by Anthony Morin [ Mine Action Information Center ]

JordanMapLandmines, unexploded ordnance, and explosive remnants of war have plagued the Hashemite Kingdom of Jordan as a result of several periods of conflict, dating back to the partition of Palestine and establishment of the Israeli state in 1948. The Jordanian government and its opponents first planted landmines during the conflict immediately following Israeli independence, then later as a result of the 1967–1969 Arab-Israeli conflicts, again during the subsequent period of civil war in 1970, and lastly as a defensive measure during the 1975 altercation with Syria. Having imported its last mine in 1974, Jordan has since emerged as a regional leader for mine action in the Middle East and has proudly engaged in "spreading both the spirit and letter of the global landmine campaign."1

Extent of Contamination

Maps show the distribution of landmines to be largely concentrated along the northern border with Syria, the western border with Israel, and within the Jordan Valley. Although these contaminated areas are now controlled by the Jordanian military and are essentially blocked from the public, their presence still has a significant impact on the social, economic and environmental resources of local communities.2

According to the Royal Corps of Engineers, Jordan's primary demining authority, when humanitarian demining started in 1993, there were an estimated 60 million square meters (23 square miles) of suspected hazardous areas contaminated with approximately 304,653 mines. Between 1993 and 2005, over 100,000 mines and 10,000 pieces of UXO were removed and destroyed, resulting in the reduction of more than 25 million square meters (9.6 square miles). The remaining 35 million square meters (13.5 square miles) of SHAs are believed to affect the lives of as many as 500,000 people, or roughly 8 percent of Jordan's total population. Landmines, UXO and ERW have been to blame for restricting access to some of the country's most valuable agricultural lands, as well as for greatly inhibiting the development of much needed economic infrastructure in the form of irrigation and hydroelectric power projects, housing construction and cultural heritage tourism sites.3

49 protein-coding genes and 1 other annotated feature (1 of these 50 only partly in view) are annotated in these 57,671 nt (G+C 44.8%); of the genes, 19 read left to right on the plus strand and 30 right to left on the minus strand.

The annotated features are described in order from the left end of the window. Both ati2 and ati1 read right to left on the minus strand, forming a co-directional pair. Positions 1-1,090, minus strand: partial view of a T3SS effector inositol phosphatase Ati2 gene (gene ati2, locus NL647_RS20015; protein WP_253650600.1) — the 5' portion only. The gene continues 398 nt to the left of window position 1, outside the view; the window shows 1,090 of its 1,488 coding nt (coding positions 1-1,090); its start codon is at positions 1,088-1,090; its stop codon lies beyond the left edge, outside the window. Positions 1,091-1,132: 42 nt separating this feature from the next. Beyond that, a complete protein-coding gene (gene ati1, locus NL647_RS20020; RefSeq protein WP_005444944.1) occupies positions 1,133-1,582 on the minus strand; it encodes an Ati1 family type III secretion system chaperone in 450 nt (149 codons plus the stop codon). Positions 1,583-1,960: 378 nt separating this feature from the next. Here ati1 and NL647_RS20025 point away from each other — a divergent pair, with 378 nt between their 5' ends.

National Mine-action Program

Jordan signed the Ottawa Convention4 on 11 August 1998, ratified it on 13 November 1998, and officially became a State Party with the treaty's entry into force on 1 May 1999. In April 1993, the government destroyed its stockpiles, consisting of 92,342 anti-personnel mines.2 In accordance with Article 5, Jordan is required to destroy all mines located within its jurisdiction no later than 1 May 2009.2 If provided proper funding to allow the expansion of its demining capacity, the Jordanian government believes that it will be able to comply with its international mandate.

The establishment of the National Committee for Demining and Rehabilitation in 2000 first marked national implementation of the Ottawa Convention. As Jordan's primary national mine-action authority, the NCDR is responsible for the organization and implementation of integrated mine-action goals, strategies and programs, including mine clearance, mine-risk education, survivor and victim assistance, and policy-universalization activities.1 In 2005, the NCDR published its first National Mine Action Plan. This five-year plan functions as a strategic planning framework designed to cultivate an integrated national approach to mine action, primarily through capacity development.

Casualties and Survivor Assistance